In summary, wagering is mainly done at pari-mutuel racing tracks such as the Lone Star Park, or at the Lucky Eagle Casino run by the Kickapoo tribe which claims to operate the ‘only legal live poker room’ in Texas.
Senate Joint Resolution 6 introduced by Sen. Rodney Ellis (D-Houston) and which proposes, “a constitutional amendment providing immediate additional revenue for the state budget by creating the Texas Gaming Commission, authorizing and regulating the operation of casino games and slot machines by a limited number of licensed operators and certain Indian tribes, and authorizing a limited state video lottery system to be operated at horse and greyhound racetracks and on Indian tribal lands.”
In addition, State Senator John Carona (R-Dallas) has proposed Senate Joint Resolution 64 which proposes, “constitutional amendment providing immediate additional revenue for the state budget by creating the Texas Gaming Commission, and authorizing and regulating the operation of casino games and slot machines by a limited number of licensed operators and certain Indian tribes.”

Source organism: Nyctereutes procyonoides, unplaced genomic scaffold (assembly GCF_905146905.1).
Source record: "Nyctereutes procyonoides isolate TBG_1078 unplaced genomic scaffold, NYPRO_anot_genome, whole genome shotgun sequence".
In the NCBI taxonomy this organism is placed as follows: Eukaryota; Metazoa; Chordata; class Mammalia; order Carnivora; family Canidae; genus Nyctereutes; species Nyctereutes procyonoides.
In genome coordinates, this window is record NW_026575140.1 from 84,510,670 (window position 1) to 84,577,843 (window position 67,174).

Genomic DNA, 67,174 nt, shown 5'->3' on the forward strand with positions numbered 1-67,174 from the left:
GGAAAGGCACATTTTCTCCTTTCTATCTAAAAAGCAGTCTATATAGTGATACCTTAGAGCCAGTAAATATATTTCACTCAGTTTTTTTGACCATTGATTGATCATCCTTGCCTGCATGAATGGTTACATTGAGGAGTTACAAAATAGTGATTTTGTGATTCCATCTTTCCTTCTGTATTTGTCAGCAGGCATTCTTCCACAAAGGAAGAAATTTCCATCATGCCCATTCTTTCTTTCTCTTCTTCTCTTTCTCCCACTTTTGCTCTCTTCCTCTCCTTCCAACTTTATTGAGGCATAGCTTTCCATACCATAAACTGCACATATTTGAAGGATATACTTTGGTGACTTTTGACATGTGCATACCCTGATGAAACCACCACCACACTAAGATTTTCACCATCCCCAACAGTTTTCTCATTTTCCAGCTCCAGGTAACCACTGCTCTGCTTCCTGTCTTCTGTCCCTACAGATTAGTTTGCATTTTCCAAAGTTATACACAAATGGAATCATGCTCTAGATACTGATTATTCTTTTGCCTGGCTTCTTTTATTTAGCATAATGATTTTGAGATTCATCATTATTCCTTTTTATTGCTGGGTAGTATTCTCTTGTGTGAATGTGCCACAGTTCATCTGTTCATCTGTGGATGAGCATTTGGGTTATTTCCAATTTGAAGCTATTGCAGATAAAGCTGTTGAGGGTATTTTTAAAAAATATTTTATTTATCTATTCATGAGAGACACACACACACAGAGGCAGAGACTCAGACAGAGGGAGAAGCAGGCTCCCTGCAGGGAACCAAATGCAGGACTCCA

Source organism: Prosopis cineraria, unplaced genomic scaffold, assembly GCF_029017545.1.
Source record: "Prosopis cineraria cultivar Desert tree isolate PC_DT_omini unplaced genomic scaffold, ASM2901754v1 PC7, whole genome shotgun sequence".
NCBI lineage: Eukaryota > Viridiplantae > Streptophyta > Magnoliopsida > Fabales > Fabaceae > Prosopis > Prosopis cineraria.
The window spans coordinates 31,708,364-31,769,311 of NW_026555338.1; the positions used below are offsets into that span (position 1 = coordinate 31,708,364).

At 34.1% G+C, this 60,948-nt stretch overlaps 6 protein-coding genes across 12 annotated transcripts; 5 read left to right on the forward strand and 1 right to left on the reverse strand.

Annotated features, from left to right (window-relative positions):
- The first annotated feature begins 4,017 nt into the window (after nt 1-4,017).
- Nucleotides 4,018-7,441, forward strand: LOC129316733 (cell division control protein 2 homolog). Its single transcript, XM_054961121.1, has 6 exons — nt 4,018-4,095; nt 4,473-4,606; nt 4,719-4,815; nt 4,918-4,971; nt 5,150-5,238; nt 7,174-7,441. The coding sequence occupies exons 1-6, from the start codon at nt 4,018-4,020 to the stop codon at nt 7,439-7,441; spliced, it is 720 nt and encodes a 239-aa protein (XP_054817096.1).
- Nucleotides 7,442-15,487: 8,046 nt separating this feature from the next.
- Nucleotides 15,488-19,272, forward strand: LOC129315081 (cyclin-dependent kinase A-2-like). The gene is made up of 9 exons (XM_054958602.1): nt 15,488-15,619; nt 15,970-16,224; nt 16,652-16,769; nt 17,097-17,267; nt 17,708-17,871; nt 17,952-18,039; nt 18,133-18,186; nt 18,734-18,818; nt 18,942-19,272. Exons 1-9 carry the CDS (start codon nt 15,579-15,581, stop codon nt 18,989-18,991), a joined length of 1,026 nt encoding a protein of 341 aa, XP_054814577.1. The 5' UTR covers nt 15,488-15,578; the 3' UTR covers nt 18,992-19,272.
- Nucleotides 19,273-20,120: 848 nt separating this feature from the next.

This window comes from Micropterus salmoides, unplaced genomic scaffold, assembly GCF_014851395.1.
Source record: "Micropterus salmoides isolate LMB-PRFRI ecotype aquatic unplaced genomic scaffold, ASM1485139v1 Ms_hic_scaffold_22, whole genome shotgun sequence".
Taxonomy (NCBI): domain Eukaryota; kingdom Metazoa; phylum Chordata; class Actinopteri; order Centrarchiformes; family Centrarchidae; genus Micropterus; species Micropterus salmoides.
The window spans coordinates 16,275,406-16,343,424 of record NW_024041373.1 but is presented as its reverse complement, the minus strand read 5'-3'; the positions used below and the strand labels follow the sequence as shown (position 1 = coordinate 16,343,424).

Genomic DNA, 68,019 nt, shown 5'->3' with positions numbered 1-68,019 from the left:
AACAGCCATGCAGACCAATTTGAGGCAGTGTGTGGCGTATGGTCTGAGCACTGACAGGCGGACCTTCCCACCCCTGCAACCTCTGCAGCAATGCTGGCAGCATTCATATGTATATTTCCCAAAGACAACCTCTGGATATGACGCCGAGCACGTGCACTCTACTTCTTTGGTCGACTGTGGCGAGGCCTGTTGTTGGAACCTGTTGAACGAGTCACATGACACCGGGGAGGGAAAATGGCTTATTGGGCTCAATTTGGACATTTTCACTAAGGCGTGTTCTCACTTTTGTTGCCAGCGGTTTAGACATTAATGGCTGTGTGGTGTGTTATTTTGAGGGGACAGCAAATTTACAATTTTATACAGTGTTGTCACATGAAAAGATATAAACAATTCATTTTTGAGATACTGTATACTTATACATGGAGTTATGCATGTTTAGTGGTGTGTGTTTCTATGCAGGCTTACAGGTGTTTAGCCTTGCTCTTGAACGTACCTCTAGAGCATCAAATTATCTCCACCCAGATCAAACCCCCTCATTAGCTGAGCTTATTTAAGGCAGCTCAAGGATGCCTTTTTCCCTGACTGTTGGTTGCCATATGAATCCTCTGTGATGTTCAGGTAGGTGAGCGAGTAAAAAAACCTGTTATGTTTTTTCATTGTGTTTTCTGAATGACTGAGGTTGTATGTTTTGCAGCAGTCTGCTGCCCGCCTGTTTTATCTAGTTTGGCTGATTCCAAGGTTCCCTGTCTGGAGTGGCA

At present, it is not legal to operate an establishment where bets are made or taken in Texas, which rules out casinos. The exception is the Native American casino which operates off tribal land, and which is the only establishment where live poker can be played outside of the home. There are no commercial casinos otherwise.
Wagering at racetracks is one of the only forms of legal gambling in the state, both at horse racing tracks and at dog races. At present, three dog tracks are allowed to operate in the state. Wagers placed need to be pari-mutuel and the legal betting age is 18. However, people of all ages are allowed to watch the races. Simultaneous broadcasts are legal at racetracks, allowing visitors to place bets on more races in a day.